BP’s chief executive Bernard Looney has said oil and gas would be a “smaller, but core part” of the business as it “pivots” to net zero.
Mr Looney said BP’s oil and gas production would drop by 40%, or 1 million barrels of oil equivalent per day (boepd), over the next 10 years.
But he described hydrocarbons as an “engine of value creation” that would help pay for BP’s transformation from an international oil company to an “integrated energy company”.
A former UK North Sea boss at BP, Mr Looney also said that while the company was targeting divestments of £19 billion by 2025, he was “not in a rush” to sell assets and would take time to find “value”.
BP has sold stakes in a number of North Sea oilfields in recent years, including Bruce and Magnus, with Andrew soon to follow.
At the same time, BP has invested billions of pounds in the Schiehallion and Clair fields, west of Shetland.
Mr Looney’s comments came after BP published its first-half results, which showed a huge losses, and announced it was cutting its dividend in half to free up cash for low carbon investments.
Unveiling its strategy, BP pledged to slash fossil fuels production and reduce emissions from its operations by about a third in 10 years.
It will invest 10 times more in low carbon technologies like hydrogen and carbon capture, taking it to £3.8bn a year.
BP also aims to have developed around 50 gigawatts of net renewable generating capacity, a 20-fold increase from 2019 levels.
The plans were well received by investors, with BP’s share price rising by more than 5%.
Mr Looney said BP was moving “earlier, faster, further and more decisively” on its strategy.
The Irishman acknowledged BP was “in a different place” because of Covid-19, but is “convinced” the net-zero direction he chose after taking up the reins in February was the right one.
Luke Parker, of energy research and consultancy firm Wood Mackenzie, said BP had brought its transformation “to life” by providing the “clearest and most detailed roadmap” of all the oil super majors.
Staunch critics won over
BP’s new strategy appeared to win over some of the company’s most staunch critics.
Mark van Baal, of activist shareholder group FollowThis, said BP had become the first oil major to “walk the walk” after pledging to let its oil and gas production fall by two-fifths by 2030.
Mr van Baal, whose group puts pressure on oil firms to decarbonise, said BP was showing a sense of “urgency and imagination”, unlike its peers, who were “just offering ambitions for 2050”.
However, the Dutchman did take issue with BP’s vow not to explore for oil and gas in countries where it didn’t already have a presence.
Mr van Baal said BP had operations in many countries and that “all exploration must cease” if Paris climate goals are to be reached.
Greenpeace, which has disrupted BP annual general meetings and offshore projects in recent times, also seemed mollified by the strategy update.
The protest group said BP had “woken up” to the immediate need to cut carbon emissions this decade.”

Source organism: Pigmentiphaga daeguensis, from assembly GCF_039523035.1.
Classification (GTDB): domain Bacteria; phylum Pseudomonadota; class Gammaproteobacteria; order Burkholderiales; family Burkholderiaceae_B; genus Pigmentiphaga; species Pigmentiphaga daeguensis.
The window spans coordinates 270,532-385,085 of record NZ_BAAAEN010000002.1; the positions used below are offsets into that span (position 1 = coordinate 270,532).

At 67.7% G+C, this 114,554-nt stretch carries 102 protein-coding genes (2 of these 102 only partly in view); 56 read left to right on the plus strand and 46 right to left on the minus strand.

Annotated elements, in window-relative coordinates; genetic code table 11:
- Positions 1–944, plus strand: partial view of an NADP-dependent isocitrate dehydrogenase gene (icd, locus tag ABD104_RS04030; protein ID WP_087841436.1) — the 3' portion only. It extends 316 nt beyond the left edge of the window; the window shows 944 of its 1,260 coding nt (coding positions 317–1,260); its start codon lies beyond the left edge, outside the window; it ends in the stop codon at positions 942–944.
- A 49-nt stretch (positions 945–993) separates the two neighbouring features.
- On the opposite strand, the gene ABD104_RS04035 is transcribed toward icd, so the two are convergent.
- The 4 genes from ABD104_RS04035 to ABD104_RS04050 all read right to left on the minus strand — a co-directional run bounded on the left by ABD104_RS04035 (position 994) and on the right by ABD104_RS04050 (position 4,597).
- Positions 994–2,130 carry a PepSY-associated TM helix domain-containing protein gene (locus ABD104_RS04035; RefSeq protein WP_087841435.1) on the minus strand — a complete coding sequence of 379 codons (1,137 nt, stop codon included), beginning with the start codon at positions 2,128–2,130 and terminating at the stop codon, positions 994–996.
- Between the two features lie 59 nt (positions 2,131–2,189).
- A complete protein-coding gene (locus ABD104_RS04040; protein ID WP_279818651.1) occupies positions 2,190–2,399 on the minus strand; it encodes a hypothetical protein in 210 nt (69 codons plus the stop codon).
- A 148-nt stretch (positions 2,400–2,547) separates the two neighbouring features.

Mel Evans, senior climate campaigner for Greenpeace UK, said: “Slashing oil and gas production and investing in renewable energy is what Shell and the rest of the oil industry needs to do for the world to stand a chance of meeting our global climate targets.
“BP must go further, and needs to account for or ditch its share in Russian oil company, Rosneft. But this is a necessary and encouraging start.”
BP said Rosneft was a fundamental part of its portfolio.
One of the toughest quarters
Mr Looney said the second quarter of 2020 would go down as one of the “most challenging” periods endured by the oil and gas industry in its entire history.
BP nosedived to pre-tax losses of £16.5 billion for the three months, against profits of £2.4bn in the corresponding period last year.
The company’s figures were badly dented by impairments of £7bn related to lower oil and gas price assumptions and exploration write-offs totalling £1.3bn.
Revenues sank 58% year-on-year to £24bn due to a slump in oil and gas prices, caused by oversupply and the Covid-19 lockdown.
For the first six months of 2020, pre-tax losses totaled £19.9bn, compared with profits of £6bn last year, on revenues of £69bn, down 36%.
Mr Looney said: “BP has seen some tough quarters in its 110 years, but the last one was among the toughest.”
During the reporting period, BP announced plans to make 10,000 of its employees redundant, representing a 15% cut to its global headcount.
About 2,000 of the redundancies are expected to occur in the UK, where the firm has 15,000 employees.
On Tuesday, Mr Looney confirmed BP would roughly halve the number of senior leadership positions at the company to 120 in order to become more “agile”.
He said BP wanted leaders who had a “track record of delivery” and were “curious, open-minded and not ego driven”.
But Mr Looney said the challenges thrown up by Covid and the price rout had only made BP “more determined” to reinvent itself.
“There’s no turning back,” he said. “We want to change and our shareholders want us to change.”
The boss also said the energy transition was a huge opportunity to create value and make BP a “better company”.
BP would not be “starting from scratch”, he said, pointing to earlier investments in companies like solar developer Lightsource and electric vehicle charging firm Chargemaster.
Mr Looney said the decision to cut the dividend to 5.25 cents (4.01p) was “rooted in” the company’s new strategy and “amplified by Covid”.
His predecessor, Bob Dudley, raised the dividend by 2.5% in his last act at BP in February, before the pandemic struck.
Wood Mackenzie’s Luke Parker described the dividend cut as “prudent”.